Sarah of Sometimesphotojenik is a regular contributor to Self Care Saturday. Today she provides strategies of how to keep work at work.
One of the hardest but most important parts of self-care is being able to separate your work life from your personal life. It is hard, if not impossible, to try and live both lives at once. If you are involved in a profession that deals with people (health care, social worker, counselor, teacher- just to name a few), this separation from work and real life can be especially difficult.
I’m a pediatric nurse working on a unit that sees everything from toddlers getting routine tonsil surgeries to kids doing six months of rehabilitation following tragic car accidents. Separating work from home life has been a daily challenge over the past 18 months that I have worked on this unit. I have employed some strategies that are helping me keep work and personal life separate, but it is still a work in progress. I hope you can read these strategies, implement a couple of them yourself, and then brainstorm other methods that may work for you.
Disconnect your work email from your phone and/or home computer.
This was absolutely key for me. I was getting emails on my phone on my days off that would cause me to stress out even though I couldn’t do anything about the email until I was back at work anyway. I strongly urge you to disconnect your email and anything else work related from your phone. I know many of you feel like you can’t do this- I felt the same way at first. But really, think about it- what difference is 12 hours going to make in an email response? If we’re being honest, it probably won’t make much of a difference. I get that some of you aren’t able to do this because of the requirements of your job- I can’t turn my phone off when I have to be on call. But unless your job description specifically requires it, I plead with you to disconnect work related correspondence from your electronics. No one will die, and you’ll be able to better care for yourself.
Employ mental techniques when you leave work.
I have about a 5-10 minute walk to my car once I leave the hospital. During that time I think about my day- the good, the bad, and the ugly. In the walk to my car I take all the parts of my day (good and bad), and imagine myself shoving them in a suitcase that I then lock. As I step off hospital grounds, I imagine dropping those suitcases on the ground and leaving all parts of my day at the hospital. Sometimes, I can’t drop everything that quickly so I’ll think about my day on my drive home. When I get home, I imagine all the parts of my day, and I imagine locking those parts of my day in the car when I close my door.
Do these techniques always work? No. Do they help? Certainly. I can be a bit of a verbal processor and my husband is in the medical field so we often share our days with each other over dinner. But employing the above mental techniques really helps me not carry the emotional part of my day home with me.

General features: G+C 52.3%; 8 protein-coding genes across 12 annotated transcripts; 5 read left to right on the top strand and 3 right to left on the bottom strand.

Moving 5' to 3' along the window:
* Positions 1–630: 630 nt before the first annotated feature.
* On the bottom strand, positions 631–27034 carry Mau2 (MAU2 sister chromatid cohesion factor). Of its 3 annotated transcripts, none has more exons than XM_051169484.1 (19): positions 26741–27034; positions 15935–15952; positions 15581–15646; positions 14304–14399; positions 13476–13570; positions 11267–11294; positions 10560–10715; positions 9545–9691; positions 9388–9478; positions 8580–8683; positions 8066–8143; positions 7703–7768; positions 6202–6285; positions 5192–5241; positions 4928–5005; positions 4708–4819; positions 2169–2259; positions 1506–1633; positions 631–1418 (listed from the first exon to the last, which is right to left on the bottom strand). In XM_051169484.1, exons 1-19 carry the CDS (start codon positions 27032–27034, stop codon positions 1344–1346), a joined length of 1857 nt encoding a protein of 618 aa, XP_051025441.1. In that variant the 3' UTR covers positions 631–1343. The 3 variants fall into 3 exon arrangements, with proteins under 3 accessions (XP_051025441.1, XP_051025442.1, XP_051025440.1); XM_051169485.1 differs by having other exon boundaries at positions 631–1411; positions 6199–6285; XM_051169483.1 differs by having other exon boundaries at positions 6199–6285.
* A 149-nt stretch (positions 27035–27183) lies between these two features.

Assign a space in your home for work.
I have a lot of friends that are teachers and a few that work from home. In these cases, I know it is impossible to keep work totally out of your home. What I would encourage you to do, however, is to assign a spot to do your work. Maybe it’s a desk or maybe it’s the kitchen table. Imagine that space being in a bubble, and when you step away from that bubble you are no longer at work. I know these professions can be harder to separate work from work, but keeping a designated work space can really help.
Do something physical to represent that you are leaving work.
I recently had this idea suggested to me by a counselor and I think it’s absolutely brilliant. She suggested doing something physical to remind yourself that you are no longer at work. She personally has a bracelet that she wears to work that she takes off and places in a little box when she gets home. This signifies that those problems and events of the day are safe, but she no longer has to carry them with her. You can get really creative with this- the counselor explained that she used to take a stone from her house and then leave it at work at the end of the day. The more creative you get, the more you attach to that ritual, and the better it will work. The idea of wearing something (i.e. a bracelet) could really help those of you that do work out of your home (see point above).
Work is a necessary part of life, and many of you may even enjoy your jobs. Even if you enjoy your job (or especially if you don’t), it is vital to separate that part of your life from your personal life. By separating the two, you will be able to more fully participate in each role. Keeping work at work is an incredibly vital part of self-care and I encourage you to look for ways that you can separate the two. Self care is a process that adapts as you try new things that work for you- keep working at it, keep adapting. You are worth it.
What do you do to keep work at work?